I spent just over two hours exploring Whispers of a Machine and it is a well-crafted example of a traditional point-and-click mystery. Vera’s character development and her augmentations add both interest and complexity to the game. If you are a fan of structured, dialog-driven narratives, then this is a game that you will not want to miss.

Back in the age of dinosaurs, when I discovered the adventure genre, I loved dialog-driven point-and-click games like Sierra’s Gabriel Knight: Sins of the Father, Revolution Software’s Broken Sword, and Microid’s Syberia. I did not mind spending hours circling through locations and revisiting characters to try and discover what I had missed along the way. I became so immersed in the story that I would lose track of time and I didn’t mind looking up an occasional clue so that I could become “unstuck” and continue my progress. Perhaps I have gotten older and more tired because I tend to lose patience trying to figure out what a game wants from me before it allows me to do the obvious (like open a duct or look up an address). However, I will not hold that against Whispers of a Machine. My younger self would have jumped at the chance to completely immerse myself in this game!

+ Intriguing storyline with a mystery that begs to be solved
+ Likable characters with exceptional voice acting
+ Character trait development and augmentation add complexity and interest to the game
Structure of tasks required to open topics for investigation can be frustrating and may feel restrictive to those who prefer more “open” gameplay


System Requirements
MINIMUM Windows:

OS: Windows XP
Processor: 300 MHz Processor
Memory: 128 MB RAM
Graphics: 640 x 360 32 bit
DirectX: Version 9.0c
Storage: 1200 MB available space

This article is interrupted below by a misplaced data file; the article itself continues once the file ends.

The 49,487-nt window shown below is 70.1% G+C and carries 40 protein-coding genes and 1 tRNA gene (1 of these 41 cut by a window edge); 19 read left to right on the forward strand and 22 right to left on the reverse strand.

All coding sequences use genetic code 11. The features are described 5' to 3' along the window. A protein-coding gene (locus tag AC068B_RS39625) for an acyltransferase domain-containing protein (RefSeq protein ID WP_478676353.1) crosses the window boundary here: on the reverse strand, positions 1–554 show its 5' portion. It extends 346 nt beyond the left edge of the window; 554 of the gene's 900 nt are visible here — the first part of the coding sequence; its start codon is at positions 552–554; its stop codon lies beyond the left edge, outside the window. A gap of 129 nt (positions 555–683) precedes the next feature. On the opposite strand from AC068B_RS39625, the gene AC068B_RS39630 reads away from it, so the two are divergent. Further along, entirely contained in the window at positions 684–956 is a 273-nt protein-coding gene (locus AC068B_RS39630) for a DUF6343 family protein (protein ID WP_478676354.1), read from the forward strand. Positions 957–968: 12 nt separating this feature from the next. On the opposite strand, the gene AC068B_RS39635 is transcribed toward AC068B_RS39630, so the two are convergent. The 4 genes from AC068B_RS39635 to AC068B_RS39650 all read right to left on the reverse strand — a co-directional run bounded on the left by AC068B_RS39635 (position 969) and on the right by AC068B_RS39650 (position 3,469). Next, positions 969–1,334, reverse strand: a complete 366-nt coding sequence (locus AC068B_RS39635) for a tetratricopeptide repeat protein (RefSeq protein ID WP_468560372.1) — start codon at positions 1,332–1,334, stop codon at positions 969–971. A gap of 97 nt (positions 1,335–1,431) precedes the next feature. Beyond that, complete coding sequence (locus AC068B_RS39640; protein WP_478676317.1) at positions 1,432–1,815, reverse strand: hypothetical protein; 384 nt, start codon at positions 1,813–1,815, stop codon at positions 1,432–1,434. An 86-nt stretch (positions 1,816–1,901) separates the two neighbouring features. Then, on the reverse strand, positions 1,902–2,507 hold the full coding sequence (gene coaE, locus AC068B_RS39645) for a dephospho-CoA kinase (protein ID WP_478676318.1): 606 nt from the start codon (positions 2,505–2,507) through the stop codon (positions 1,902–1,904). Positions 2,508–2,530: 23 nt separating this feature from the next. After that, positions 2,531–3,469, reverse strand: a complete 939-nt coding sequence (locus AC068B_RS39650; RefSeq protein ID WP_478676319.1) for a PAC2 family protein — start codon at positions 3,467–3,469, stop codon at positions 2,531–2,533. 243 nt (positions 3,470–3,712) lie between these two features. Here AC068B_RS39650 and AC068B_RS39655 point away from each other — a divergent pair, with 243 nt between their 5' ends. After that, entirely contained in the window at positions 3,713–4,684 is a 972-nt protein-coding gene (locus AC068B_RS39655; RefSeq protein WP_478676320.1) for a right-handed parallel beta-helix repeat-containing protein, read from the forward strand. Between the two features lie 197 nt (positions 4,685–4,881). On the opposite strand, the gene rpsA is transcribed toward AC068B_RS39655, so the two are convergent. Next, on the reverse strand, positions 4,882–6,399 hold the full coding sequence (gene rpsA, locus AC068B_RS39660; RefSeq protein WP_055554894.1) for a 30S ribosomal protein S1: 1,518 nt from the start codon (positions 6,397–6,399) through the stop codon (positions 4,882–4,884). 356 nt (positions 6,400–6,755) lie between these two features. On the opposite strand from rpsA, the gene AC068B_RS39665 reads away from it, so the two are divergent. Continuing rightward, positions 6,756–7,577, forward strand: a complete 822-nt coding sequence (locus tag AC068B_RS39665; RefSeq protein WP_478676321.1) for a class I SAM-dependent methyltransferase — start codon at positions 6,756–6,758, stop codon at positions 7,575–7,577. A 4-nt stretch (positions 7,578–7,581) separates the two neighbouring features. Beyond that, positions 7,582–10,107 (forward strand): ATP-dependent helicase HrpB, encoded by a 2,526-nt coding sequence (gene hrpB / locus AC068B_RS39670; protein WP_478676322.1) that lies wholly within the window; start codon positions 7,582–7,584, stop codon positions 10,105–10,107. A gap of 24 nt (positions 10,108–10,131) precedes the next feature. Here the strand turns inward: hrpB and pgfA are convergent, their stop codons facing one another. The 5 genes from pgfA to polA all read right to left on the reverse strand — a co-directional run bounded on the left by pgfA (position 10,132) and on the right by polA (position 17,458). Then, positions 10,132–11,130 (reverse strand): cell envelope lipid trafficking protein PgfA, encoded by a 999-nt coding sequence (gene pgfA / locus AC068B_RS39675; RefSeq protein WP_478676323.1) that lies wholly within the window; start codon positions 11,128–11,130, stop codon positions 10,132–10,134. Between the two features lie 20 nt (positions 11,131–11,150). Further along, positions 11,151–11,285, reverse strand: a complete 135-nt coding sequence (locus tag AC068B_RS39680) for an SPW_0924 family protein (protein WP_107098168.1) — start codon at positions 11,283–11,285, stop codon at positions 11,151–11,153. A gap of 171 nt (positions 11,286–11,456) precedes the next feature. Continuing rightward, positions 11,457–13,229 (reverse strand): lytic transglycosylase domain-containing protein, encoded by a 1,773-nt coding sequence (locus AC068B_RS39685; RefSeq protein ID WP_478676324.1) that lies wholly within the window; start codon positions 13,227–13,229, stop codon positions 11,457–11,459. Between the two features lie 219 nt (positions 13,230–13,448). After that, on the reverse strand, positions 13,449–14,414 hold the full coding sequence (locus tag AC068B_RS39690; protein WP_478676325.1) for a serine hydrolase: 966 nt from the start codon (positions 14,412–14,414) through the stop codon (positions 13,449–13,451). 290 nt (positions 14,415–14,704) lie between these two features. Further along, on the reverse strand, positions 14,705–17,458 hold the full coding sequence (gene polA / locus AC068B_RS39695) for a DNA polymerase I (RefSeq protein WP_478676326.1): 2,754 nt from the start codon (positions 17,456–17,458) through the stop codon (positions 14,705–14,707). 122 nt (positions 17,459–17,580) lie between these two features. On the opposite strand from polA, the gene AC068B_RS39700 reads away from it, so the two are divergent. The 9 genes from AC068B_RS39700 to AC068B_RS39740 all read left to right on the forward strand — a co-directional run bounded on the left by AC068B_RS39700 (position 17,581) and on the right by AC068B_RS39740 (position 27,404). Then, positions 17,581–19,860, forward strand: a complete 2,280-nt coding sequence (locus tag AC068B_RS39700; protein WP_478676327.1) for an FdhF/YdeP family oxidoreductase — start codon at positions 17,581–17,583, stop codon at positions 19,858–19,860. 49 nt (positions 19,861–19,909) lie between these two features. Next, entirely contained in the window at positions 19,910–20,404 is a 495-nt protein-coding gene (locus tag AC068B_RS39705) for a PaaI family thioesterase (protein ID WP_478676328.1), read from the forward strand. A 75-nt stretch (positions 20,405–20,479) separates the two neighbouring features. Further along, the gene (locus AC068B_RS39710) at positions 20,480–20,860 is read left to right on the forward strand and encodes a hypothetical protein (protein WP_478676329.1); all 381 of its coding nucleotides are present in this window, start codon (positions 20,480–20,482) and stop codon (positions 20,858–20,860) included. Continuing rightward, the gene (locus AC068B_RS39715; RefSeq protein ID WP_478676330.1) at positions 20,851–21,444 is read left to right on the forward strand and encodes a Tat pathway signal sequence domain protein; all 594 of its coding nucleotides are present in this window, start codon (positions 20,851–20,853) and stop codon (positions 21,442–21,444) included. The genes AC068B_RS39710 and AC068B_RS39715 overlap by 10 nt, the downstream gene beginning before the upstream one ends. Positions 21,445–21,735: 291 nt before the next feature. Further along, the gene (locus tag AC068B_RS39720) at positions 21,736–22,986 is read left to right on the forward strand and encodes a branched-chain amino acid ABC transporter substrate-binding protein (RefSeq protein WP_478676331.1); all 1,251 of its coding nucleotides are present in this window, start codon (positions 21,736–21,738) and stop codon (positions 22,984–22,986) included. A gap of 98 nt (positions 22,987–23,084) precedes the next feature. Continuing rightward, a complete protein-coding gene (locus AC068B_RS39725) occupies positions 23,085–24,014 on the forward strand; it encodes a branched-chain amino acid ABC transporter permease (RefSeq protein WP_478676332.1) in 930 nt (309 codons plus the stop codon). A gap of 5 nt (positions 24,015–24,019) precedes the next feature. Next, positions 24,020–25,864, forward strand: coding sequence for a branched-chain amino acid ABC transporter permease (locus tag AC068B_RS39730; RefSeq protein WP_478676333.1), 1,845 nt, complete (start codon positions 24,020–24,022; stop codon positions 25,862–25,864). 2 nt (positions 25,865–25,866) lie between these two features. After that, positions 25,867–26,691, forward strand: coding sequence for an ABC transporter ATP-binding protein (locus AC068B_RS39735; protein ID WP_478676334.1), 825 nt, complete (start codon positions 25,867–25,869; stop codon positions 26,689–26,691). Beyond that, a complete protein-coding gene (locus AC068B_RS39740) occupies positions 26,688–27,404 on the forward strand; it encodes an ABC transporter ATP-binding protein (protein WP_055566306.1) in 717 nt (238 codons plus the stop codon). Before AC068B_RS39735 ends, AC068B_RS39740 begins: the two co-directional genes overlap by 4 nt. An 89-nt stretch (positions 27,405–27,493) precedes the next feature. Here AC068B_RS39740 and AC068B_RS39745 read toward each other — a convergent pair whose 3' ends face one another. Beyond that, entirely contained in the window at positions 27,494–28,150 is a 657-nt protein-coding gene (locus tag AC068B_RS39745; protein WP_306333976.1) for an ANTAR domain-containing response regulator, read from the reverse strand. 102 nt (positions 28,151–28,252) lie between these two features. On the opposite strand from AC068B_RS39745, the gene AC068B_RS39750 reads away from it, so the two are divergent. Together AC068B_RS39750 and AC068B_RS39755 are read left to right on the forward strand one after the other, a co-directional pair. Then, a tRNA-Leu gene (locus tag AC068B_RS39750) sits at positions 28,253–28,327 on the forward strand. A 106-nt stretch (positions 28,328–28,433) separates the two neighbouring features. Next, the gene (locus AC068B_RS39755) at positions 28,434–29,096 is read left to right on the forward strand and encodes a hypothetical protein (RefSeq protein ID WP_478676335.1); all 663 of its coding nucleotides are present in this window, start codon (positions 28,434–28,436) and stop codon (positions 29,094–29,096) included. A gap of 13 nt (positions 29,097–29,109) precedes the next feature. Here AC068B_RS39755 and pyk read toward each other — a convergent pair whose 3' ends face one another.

OS: Mavericks
Processor: 300 MHz Processor
Memory: 1 GB RAM
Graphics: NVIDIA GeForce 9400M, GeForce 9600M GT, GeForce 8600M GT, GeForce GT 120, GeForce GT 130, GeForce GTX 285, GeForce 8800 GT, GeForce 8800 GS, Quadro FX 4800, Quadro FX5600 ATI Radeon 4850, Radeon 4870
Storage: 1200 MB available space


Cindy Kyser

Cindy Kyser

Cindy’s love affair with gaming began when she opened a mailbox in front of a white house and took the first step in a long series of adventures. ‘Back in the day,’ Cindy was a regular contributor to JA and an active member of the online gaming community. She has attended several E3s and has had the pleasure of spending time in person with both Ray and Randy. Her all- time favorite adventures include the Tex Murphy series, the Gabriel Knight series, and The Longest Journey. She also enjoys RPGs and her list of ‘best ever’ includes Fallout, Asheron’s Call, and Planescape Torment. Â Frustrated with the cost of rising PC system requirements, Cindy decided to switch to console and tablet gaming. Although you can teach some old dogs new tricks, she discovered that console controller dexterity is a skill set that she is lacking. Her results with tablet gaming were not much better. With the exception of a few gems such as The Room and Forever Lost, there is a limit to how much one can play Candy Crush and Hidden Object Adventures. Having proved that pure escapism is worth the investment, she has a new gaming laptop and is back to her search for the perfect adventure. Â After spending most of her life in Los Angeles and Atlanta, Cindy escaped the stress of urban life and moved to rural Arkansas. To show that she has become a true Arkansan, she has taken up deer hunting, wears pink camo, and put a chicken coop in her backyard. On a stressful day, she can be heard yelling ‘Woo Pig Sooie’ when all else fails.